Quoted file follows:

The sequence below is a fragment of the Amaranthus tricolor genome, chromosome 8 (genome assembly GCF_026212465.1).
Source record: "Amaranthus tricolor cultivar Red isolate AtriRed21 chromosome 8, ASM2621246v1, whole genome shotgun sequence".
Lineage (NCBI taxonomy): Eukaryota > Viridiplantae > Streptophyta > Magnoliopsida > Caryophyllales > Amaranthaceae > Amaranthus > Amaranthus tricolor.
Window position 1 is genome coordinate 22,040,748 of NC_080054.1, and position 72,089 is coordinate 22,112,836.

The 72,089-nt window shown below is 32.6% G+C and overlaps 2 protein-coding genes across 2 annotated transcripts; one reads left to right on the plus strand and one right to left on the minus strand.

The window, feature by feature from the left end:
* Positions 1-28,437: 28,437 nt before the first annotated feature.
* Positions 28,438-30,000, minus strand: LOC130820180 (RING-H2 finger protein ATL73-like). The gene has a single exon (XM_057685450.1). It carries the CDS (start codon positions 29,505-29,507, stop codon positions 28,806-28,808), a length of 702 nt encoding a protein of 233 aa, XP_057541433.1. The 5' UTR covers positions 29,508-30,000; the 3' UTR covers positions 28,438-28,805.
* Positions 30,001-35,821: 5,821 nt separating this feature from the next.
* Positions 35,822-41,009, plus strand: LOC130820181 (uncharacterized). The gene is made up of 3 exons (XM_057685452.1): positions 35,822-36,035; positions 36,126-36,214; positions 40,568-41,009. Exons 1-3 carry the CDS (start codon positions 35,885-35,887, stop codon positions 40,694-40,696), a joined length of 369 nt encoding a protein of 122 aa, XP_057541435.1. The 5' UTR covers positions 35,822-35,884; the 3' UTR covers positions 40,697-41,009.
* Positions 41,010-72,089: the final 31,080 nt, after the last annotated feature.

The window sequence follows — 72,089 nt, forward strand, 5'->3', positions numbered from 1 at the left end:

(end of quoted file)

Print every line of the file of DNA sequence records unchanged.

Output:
The sequence below is a fragment of the Amaranthus tricolor genome, chromosome 8 (genome assembly GCF_026212465.1).
Source record: "Amaranthus tricolor cultivar Red isolate AtriRed21 chromosome 8, ASM2621246v1, whole genome shotgun sequence".
Lineage (NCBI taxonomy): Eukaryota > Viridiplantae > Streptophyta > Magnoliopsida > Caryophyllales > Amaranthaceae > Amaranthus > Amaranthus tricolor.
Window position 1 is genome coordinate 22,040,748 of NC_080054.1, and position 72,089 is coordinate 22,112,836.

The 72,089-nt window shown below is 32.6% G+C and overlaps 2 protein-coding genes across 2 annotated transcripts; one reads left to right on the plus strand and one right to left on the minus strand.

The window, feature by feature from the left end:
* Positions 1-28,437: 28,437 nt before the first annotated feature.
* Positions 28,438-30,000, minus strand: LOC130820180 (RING-H2 finger protein ATL73-like). The gene has a single exon (XM_057685450.1). It carries the CDS (start codon positions 29,505-29,507, stop codon positions 28,806-28,808), a length of 702 nt encoding a protein of 233 aa, XP_057541433.1. The 5' UTR covers positions 29,508-30,000; the 3' UTR covers positions 28,438-28,805.
* Positions 30,001-35,821: 5,821 nt separating this feature from the next.
* Positions 35,822-41,009, plus strand: LOC130820181 (uncharacterized). The gene is made up of 3 exons (XM_057685452.1): positions 35,822-36,035; positions 36,126-36,214; positions 40,568-41,009. Exons 1-3 carry the CDS (start codon positions 35,885-35,887, stop codon positions 40,694-40,696), a joined length of 369 nt encoding a protein of 122 aa, XP_057541435.1. The 5' UTR covers positions 35,822-35,884; the 3' UTR covers positions 40,697-41,009.
* Positions 41,010-72,089: the final 31,080 nt, after the last annotated feature.

The window sequence follows — 72,089 nt, forward strand, 5'->3', positions numbered from 1 at the left end: